Sunday, March 20, 2011

Experience in Infinity

Well, that was a nice vacation.  It was great seeing some of my cousins again for the first time in a few years, I played the piano more than I do on a typical day at home, and I also learned a fair bit about stargazing.  This evening, though, as promised, I'm going to talk about infinity.

The focus is not mathematical infinity, mind you.  There are plenty of interesting things about infinity from a mathematical standpoint, such as the fact that any number divided by infinity would pretty much be zero, and conversely that any number divided by zero is pretty much infinity.  There's the fact that you can remove an infinite number of infinite sets from infinity and (if you choose the right sets) still have an infinite set: for instance, if you remove all even numbers from the set of all integers, you can still take out the infinite sets of numbers that are products of numbers greater than 1 and 37, 31, 29, 19, 17, 13, 7, 5, and 3 and still have the infinite set of prime numbers, as well as a sprinkling of other integers.  This property may be useful to remember, but again our focus here won't be mathematics.  These sets (such as all even integers) are more specifically called transfinite sets.

Instead, let's hop back to the many worlds interpretation of quantum physics we talked about in the previous post.  It's worth noting that this interpretation won't give us infinity unless we already have one.  That is, unless time and/or space is already infinite, there's always a finite number of alternative worlds created by differences in how the randomness of quantum behavior unfolds.  Fortunately for our coming speculation, Big Bang cosmologists tend to agree that space is, indeed, infinite, and those physicists who reject Big Bang theory typically hold instead that time is infinite.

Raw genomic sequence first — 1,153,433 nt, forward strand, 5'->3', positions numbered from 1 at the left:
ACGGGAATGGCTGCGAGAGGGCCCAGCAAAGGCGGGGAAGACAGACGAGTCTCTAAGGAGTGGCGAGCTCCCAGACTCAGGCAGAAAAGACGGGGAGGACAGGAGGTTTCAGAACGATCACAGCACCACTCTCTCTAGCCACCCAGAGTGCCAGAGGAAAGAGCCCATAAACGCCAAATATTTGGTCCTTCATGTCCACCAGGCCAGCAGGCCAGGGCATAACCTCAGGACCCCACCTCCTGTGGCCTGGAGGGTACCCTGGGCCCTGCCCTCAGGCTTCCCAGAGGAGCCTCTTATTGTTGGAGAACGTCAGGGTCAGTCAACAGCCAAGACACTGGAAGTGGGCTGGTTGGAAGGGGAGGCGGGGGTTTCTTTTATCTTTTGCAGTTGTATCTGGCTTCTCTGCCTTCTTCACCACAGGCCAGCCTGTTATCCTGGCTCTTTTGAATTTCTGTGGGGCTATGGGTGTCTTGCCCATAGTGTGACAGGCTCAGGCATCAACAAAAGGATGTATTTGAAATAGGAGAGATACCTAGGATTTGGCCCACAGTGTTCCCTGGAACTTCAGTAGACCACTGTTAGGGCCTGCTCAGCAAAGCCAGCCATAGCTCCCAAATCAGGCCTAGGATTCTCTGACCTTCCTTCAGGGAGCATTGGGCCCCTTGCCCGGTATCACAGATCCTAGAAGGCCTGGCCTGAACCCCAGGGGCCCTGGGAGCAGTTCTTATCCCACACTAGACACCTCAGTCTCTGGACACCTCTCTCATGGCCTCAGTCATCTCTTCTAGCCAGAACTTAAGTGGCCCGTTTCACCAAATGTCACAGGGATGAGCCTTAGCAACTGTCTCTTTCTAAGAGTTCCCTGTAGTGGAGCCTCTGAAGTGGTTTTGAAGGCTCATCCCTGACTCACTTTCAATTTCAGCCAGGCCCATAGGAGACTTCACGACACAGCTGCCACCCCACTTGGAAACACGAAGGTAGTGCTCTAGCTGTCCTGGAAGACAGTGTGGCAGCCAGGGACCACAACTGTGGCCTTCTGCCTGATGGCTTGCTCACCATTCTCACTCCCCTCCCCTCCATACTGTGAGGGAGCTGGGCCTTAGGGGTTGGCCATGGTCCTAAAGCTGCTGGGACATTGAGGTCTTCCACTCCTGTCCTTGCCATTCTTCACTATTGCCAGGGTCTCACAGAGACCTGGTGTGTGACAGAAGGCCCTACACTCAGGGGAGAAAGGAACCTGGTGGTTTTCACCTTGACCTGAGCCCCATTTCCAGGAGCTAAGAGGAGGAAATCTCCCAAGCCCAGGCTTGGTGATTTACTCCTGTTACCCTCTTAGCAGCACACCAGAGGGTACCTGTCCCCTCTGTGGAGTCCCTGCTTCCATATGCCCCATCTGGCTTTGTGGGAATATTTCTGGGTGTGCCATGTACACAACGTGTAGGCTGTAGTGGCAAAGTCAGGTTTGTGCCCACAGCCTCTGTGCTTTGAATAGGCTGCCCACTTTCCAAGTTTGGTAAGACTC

An interesting thing about an infinite universe is that the probability of any event that is at all possible taking place is one.  In fact, every possible event occurs an infinite number of times in an infinite universe.  It's useful to make an analogue to math here.  Suppose we live in a universe (represented by a set of numbers) that is not finite.  Every event (represented by a number in that set) that takes place (occurs in the set) is a possible event (it is not excluded by the rules that define the set).  We might do better to model our specific corner of the universe with the set of integers rather than the set of all real numbers, because physical change always occurs in quantities that are greater than Planck's constant.  So the set of physically possible events (the set of numbers modeling our universe) is restricted to those that differ from each other by at least Planck's constant, similarly to how the set of integers differ from each other by at least one.  Nonetheless, we still have an infinite set of possible events.  The above is here to show that restricting the events in our set to the possible does not require that the set not be infinite.